Physiological levels of reactive oxygen species are required to maintain genomic stability in stem cells

Tao Sheng Li, Eduardo Marbán

Research output: Contribution to journalArticlepeer-review

118 Scopus citations


Stem cell cytogenetic abnormalities constitute a roadblock to regenerative therapies. We investigated the possibility that reactive oxygen species (ROSs) influence genomic stability in cardiac and embryonic stem cells. Karyotypic abnormalities in primary human cardiac stem cells were suppressed by culture in physiological (5%) oxygen, but addition of antioxidants to the medium unexpectedly increased aneuploidy. Intracellular ROS levels were moderately decreased in physiological oxygen, but dramatically decreased by the addition of high-dose antioxidants. Quantification of DNA damage in cardiac stem cells and in human embryonic stem cells revealed a biphasic dose-dependence: antioxidants suppressed DNA damage at low concentrations, but potentiated such damage at higher concentrations. High-dose antioxidants decreased cellular levels of ATM (ataxia-telangiectasia mutated) and other DNA repair enzymes, providing a potential mechanistic basis for the observed effects. These results indicate that physiological levels of intracellular ROS are required to activate the DNA repair pathway for maintaining genomic stability in stem cells. The concept of an "oxidative optimum" for genomic stability has broad implications for stem cell biology and carcinogenesis.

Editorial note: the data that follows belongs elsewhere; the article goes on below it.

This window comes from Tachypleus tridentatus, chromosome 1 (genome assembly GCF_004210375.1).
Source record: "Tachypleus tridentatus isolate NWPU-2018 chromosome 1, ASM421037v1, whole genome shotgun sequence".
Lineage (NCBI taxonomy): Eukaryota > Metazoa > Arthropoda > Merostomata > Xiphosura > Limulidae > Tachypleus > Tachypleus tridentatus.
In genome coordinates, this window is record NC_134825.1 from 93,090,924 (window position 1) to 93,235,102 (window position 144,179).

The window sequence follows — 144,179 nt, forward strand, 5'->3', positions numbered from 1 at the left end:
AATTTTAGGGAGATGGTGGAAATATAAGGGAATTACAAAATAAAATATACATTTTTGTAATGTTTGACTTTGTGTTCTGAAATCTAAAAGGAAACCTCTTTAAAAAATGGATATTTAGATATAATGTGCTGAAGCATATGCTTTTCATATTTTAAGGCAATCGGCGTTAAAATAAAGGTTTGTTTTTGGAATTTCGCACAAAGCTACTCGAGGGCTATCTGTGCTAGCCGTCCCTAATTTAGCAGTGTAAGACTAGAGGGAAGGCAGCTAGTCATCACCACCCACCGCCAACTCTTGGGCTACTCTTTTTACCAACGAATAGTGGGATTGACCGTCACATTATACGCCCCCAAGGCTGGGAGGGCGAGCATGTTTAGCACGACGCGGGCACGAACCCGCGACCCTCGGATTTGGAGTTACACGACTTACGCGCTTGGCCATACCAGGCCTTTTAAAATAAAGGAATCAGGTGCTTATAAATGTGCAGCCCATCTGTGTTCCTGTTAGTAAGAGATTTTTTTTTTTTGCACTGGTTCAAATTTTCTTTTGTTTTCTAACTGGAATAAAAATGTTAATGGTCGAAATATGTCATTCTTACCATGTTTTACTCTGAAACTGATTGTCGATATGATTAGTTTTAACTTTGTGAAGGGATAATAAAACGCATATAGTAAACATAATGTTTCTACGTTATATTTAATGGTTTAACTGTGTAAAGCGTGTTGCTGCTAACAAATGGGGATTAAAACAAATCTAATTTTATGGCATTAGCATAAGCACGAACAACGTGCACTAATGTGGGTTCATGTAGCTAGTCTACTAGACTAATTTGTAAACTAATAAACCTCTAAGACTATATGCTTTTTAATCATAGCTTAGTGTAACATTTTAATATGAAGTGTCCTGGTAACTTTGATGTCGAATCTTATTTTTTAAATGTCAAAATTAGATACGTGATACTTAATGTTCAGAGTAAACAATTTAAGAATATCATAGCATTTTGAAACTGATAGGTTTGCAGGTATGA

Original languageEnglish (US)
Pages (from-to)1178-1185
Number of pages8
JournalStem Cells
Issue number7
StatePublished - Jul 2010
Externally publishedYes


  • DNA repair
  • Genomic stability
  • Reactive oxygen species
  • Stem cells

ASJC Scopus subject areas

  • Cell Biology
  • Developmental Biology
  • Molecular Medicine


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